By Jim Forsyth

SAN ANTONIO (Reuters) - Retired NBA superstar Tim Duncan's former financial adviser has been indicted on federal fraud charges accusing him of bilking the long-time San Antonio Spurs player out of millions of dollars, court papers unsealed on Friday showed.

Charles Banks, 49, was indicted by a grand jury on two counts of federal wire fraud on suspicion of defrauding Duncan, U.S. prosecutors in Texas said. Banks headed a Colorado-based business called Gameday Entertainment.

The indictment identified Duncan, 40, only by his initials, but his lawyer confirmed that it referred to the five-time NBA champion and that the amount misappropriated by Banks through a series of financial schemes totaled $7.5 million to $13 million.

"There are two counts of wire fraud where Mr. Banks sent documents to Tim, and Tim returned them with his signature," Tullos Wells, long-time outside counsel for the Spurs and an attorney for Duncan, said in an interview. "Mr. Banks had misrepresented what those documents were."

Wells said Banks tricked Duncan into committing money to guarantee loans from financial institutions for several of his businesses, many of which Wells said Banks knew were failing. Those businesses included a beauty supply company, a winery and hotels, according to court documents.

Banks made an initial appearance in court in San Antonio on Friday and was released on bond. If convicted, Banks faces up to 20 years in prison on each count.

"He is innocent of these charges and confident that when all the facts and circumstances are brought to light, he will be exonerated of any wrongdoing," Banks' lawyer, Johnny Sutton, said in a statement.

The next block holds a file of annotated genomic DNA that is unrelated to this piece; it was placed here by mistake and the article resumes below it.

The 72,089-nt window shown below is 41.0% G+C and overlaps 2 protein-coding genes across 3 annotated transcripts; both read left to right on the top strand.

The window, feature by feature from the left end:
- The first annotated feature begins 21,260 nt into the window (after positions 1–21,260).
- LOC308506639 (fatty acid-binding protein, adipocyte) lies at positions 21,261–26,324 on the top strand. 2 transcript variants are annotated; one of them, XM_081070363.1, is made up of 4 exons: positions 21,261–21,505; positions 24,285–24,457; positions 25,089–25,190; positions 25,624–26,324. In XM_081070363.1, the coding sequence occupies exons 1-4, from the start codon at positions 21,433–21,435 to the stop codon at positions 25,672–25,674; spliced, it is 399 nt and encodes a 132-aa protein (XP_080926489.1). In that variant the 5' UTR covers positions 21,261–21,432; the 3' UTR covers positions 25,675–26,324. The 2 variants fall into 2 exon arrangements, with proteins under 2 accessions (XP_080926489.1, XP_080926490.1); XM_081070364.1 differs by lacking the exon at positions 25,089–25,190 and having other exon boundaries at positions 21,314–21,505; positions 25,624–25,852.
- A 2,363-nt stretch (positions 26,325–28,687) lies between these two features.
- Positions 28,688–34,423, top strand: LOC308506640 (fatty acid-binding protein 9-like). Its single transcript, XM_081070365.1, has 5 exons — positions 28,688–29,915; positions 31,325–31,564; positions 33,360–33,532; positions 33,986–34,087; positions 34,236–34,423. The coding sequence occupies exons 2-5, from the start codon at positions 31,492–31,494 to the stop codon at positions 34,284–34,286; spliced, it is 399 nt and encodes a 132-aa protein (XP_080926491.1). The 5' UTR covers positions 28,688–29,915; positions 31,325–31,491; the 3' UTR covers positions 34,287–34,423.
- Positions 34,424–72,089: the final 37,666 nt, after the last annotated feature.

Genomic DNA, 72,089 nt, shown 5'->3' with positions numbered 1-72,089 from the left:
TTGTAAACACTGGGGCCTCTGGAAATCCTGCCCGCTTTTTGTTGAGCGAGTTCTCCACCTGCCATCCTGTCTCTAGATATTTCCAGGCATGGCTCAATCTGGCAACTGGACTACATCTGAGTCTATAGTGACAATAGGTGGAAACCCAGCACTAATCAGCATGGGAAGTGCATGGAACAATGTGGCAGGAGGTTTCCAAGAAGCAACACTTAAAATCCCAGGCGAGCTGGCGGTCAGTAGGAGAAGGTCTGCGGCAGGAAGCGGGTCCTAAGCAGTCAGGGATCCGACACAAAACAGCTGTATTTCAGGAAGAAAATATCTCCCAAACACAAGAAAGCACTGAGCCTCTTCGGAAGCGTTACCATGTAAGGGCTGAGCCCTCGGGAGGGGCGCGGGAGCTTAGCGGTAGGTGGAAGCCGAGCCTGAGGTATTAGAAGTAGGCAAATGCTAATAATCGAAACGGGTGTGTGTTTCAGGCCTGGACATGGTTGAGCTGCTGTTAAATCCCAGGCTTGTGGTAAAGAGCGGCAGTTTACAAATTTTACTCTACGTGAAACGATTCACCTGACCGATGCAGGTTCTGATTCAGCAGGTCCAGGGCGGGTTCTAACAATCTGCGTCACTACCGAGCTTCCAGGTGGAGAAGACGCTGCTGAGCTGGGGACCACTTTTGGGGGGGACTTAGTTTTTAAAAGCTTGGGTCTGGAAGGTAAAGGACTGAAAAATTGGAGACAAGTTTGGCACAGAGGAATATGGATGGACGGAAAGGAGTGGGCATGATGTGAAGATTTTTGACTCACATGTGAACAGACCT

The federal indictment said Banks encouraged Duncan to lend $7.5 million to Gameday in 2012. Banks was also accused of asking Duncan to guarantee $6 million in debt for Gameday.

"He had him sign documents that misrepresented what he was getting, in order to acquire some additional bank loans that Mr. Banks needed for his other business interests," Wells said.

Duncan did not realize the alleged fraud until he had to get his finances arranged in 2013 due to a divorce, court papers showed.

Banks is also being sued by Duncan, one of the greatest power forwards in NBA history who retired in June after 19 seasons with the Spurs. Duncan's suit, filed last year in state court, accused Banks of investment fraud.

"Banks exploited my good intention for his personal gain and my substantial loss," Duncan said in a statement earlier this year.

A source close to the civil case said Duncan's total investment with Banks was in excess of $20 million.

Banks has claimed in civil court filings that Duncan received "voluminous documentation" on all of the transactions he was making on his behalf.

(Reporting by Jim Forsyth; Additional reporting by Jon Herskovitz in Austin, Texas; Editing by Cynthia Osterman and Will Dunham)